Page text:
Disputes were not, of course, entirely obviated, but let an example be given (it is a very attractive one) of the way in which such disputes were settled.  In 1325 in the Drapers' (page 60) Guild at Liege a dispute arose between the masters and the artisans, on the subject of wages.  How did they settle it?  They agreed to nominate a commission of arbitration consisting of four members, all experts in the craft, of whom two were chosen by the masters and two by the artisans.  This commission, which thus represented both sides, put a decisive end to the quarrel.  The guild was so content with the decision that we find the commission of arbitration again functioning on several occasions during the fourteenth and fifteenth centuries.  Its decisions were subject to no appeal and were sanctioned by stern penalties.  If, on being ordered by it to do so, a master had not paid the artisan within three days the wages that were his due, the commission could forbid all artisans of the guild to work for him.


It was everywhere recognized that the artisan had the right to cease work if his wages were not paid.  The miners of the Liege country called a strike a "pit holiday-making."  As human nature is everywhere weak since the Fall, the use to which they put this right was not always praiseworthy.  When minds became excited a strike was called for the flimsiest of motives, and sometimes lasted disproportionately long.  The strike of the artisan-bakers of Colmar, called in 1495, lasted ten years.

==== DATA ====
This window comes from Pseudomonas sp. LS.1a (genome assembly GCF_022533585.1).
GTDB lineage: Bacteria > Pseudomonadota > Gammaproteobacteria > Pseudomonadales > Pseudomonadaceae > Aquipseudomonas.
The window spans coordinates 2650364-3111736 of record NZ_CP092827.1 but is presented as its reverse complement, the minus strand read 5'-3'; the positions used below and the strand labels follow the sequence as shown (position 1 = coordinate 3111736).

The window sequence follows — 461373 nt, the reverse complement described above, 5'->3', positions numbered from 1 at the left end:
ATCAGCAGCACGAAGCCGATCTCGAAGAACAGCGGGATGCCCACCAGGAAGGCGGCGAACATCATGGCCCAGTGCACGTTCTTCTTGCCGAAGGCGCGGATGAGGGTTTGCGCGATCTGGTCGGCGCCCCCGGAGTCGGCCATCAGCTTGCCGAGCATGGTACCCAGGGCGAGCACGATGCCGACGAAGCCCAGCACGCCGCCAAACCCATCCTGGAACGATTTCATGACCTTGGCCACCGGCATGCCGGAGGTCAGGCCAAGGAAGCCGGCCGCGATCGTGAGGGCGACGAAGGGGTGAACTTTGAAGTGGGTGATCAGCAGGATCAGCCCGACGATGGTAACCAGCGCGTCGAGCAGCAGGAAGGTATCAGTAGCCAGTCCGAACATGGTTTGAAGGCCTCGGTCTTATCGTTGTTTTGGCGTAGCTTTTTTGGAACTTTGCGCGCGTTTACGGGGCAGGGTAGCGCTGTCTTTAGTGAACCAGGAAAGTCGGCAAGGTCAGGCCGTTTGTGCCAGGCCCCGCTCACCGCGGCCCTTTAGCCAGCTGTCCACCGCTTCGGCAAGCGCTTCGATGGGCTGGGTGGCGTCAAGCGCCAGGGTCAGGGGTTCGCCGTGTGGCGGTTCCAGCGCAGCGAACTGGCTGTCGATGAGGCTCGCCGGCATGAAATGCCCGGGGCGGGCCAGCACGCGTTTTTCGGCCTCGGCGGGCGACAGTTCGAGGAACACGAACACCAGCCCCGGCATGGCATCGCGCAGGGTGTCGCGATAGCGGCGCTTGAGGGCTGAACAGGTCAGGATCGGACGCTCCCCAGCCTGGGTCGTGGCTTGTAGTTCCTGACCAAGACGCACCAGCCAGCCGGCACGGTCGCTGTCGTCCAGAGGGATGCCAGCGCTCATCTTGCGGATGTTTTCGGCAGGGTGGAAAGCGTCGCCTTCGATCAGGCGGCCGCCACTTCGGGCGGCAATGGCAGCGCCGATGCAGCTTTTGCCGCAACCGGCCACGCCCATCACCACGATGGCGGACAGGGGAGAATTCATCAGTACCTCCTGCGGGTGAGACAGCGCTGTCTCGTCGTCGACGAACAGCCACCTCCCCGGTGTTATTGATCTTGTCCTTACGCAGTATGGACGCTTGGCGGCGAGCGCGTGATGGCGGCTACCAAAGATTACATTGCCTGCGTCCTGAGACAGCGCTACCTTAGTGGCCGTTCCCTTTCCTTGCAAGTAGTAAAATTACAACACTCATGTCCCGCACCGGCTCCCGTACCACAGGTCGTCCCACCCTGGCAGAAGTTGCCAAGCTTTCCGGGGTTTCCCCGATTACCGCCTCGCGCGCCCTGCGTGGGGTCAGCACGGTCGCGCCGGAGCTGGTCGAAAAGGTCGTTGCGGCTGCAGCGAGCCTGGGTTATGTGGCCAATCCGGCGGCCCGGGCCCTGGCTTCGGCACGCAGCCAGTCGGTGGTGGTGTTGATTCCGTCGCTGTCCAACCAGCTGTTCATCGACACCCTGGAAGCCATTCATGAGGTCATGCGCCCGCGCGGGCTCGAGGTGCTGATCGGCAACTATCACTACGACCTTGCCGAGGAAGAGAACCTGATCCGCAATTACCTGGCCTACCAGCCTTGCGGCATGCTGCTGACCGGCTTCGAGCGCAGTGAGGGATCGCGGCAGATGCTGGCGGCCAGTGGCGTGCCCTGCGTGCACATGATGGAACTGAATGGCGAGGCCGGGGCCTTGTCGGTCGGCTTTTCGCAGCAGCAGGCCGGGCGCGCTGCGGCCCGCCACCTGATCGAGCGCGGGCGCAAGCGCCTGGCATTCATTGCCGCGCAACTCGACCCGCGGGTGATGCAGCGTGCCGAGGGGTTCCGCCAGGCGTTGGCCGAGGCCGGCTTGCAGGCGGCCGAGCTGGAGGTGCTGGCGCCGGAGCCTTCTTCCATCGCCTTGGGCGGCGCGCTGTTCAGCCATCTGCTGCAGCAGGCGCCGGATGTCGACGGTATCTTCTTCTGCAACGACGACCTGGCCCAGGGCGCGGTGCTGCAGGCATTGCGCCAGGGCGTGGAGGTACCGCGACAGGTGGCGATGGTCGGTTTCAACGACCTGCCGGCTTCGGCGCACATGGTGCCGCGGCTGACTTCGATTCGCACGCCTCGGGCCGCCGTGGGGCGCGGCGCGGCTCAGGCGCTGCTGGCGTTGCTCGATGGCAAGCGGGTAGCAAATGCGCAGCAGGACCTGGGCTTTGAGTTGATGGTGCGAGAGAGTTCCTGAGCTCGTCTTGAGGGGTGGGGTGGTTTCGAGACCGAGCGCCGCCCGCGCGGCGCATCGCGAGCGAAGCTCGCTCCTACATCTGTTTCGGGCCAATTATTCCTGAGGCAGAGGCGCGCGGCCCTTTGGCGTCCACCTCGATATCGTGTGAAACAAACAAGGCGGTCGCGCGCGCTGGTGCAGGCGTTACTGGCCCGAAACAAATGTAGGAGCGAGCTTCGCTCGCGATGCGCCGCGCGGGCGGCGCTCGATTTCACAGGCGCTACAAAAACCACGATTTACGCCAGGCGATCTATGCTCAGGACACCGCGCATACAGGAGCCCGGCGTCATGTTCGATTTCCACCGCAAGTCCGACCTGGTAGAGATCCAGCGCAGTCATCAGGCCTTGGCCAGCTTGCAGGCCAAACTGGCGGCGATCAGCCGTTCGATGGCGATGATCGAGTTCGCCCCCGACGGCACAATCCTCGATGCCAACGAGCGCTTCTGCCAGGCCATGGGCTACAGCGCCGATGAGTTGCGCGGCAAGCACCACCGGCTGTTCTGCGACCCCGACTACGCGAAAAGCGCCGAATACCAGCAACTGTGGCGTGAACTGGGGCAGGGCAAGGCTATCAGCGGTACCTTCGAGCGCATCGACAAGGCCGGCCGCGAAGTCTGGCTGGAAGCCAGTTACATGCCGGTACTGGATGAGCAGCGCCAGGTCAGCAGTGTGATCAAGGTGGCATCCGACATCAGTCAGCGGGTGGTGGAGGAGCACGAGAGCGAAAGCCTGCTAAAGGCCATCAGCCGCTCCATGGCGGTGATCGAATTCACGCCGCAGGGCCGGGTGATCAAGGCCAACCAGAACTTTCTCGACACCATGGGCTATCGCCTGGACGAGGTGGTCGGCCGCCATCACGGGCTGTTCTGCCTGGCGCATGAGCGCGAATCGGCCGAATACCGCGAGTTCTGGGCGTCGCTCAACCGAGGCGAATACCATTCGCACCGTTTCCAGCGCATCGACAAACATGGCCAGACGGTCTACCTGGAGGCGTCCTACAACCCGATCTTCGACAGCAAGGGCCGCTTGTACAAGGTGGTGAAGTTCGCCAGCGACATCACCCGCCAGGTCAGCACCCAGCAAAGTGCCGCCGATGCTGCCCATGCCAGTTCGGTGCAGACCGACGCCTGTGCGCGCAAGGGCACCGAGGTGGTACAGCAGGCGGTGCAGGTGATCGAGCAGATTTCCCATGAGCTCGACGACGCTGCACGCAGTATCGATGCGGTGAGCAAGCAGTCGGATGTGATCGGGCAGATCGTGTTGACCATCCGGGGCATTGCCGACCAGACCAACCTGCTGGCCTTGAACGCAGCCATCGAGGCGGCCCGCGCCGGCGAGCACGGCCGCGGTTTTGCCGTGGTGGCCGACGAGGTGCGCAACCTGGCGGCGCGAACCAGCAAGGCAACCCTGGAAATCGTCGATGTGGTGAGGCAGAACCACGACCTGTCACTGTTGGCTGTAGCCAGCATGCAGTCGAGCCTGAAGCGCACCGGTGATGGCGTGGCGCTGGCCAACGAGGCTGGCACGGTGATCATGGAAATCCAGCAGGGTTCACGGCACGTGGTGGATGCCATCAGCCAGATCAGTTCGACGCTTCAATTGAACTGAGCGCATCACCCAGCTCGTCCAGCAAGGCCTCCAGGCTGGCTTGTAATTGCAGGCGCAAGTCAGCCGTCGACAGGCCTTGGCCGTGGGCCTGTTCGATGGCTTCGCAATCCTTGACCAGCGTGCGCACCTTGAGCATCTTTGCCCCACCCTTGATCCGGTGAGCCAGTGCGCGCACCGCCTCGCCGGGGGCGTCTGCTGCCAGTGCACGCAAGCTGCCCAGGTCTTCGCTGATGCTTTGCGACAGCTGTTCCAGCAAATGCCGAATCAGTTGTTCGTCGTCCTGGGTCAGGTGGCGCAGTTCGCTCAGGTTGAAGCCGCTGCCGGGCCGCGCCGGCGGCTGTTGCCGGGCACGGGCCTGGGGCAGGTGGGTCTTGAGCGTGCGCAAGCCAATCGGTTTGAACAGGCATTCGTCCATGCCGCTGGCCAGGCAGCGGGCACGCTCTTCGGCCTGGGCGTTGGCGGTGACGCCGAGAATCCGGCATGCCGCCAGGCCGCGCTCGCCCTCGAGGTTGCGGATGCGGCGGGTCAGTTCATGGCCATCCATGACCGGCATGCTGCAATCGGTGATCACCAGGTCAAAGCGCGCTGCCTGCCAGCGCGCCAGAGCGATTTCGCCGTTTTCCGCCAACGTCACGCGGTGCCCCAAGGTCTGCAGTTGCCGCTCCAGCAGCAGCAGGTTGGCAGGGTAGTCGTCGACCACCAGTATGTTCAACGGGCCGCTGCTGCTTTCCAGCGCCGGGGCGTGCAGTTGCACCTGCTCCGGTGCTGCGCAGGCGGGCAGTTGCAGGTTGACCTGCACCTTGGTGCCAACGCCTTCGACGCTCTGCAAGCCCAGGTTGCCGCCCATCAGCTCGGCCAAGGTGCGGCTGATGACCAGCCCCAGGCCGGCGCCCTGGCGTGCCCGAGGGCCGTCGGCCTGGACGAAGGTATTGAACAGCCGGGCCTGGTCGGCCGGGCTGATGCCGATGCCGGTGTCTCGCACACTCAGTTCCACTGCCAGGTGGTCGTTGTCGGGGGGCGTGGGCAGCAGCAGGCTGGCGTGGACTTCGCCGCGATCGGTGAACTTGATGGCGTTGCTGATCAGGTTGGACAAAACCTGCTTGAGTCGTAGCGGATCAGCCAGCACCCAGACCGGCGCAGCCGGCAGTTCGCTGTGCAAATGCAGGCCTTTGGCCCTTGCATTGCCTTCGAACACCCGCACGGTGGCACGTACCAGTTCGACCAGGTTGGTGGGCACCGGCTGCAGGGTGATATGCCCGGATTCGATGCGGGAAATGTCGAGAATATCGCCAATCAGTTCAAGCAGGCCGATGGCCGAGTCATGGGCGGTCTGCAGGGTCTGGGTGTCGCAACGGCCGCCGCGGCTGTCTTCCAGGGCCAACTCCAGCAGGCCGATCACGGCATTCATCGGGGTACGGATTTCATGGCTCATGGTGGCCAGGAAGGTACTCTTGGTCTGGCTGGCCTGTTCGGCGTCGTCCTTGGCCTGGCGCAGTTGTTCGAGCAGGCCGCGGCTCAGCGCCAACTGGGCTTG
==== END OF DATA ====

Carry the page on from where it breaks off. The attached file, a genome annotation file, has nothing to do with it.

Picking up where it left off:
The masters, we may rest assured, were not at the mercy of their artisans, or obliged to accept all their conditions.  In the first place, the professional education of the guild sufficiently enlightened the workers with regard to the limits of their natural rights and thus prevented them from formulating unreasonable demands.  Next, they were forbidden to form coalitions with a view to wresting from the masters an increase of wages or a diminution of the working hours per day determined by the whole trade.  In addition, the masters were forbidden to (page 61) pay wages in excess of those fixed by the guild for that would have disorganized its functioning and ruined those of the guildmembers who could not afford to pay the increased wages.  The regulations were never preoccupied with the interests of one of the parties to the exclusion of the other; they always strove to do full justice both to artisan and master.  If the measures taken in favour of the workers were more numerous it was because they had the greater need of protection, on account of their weakness.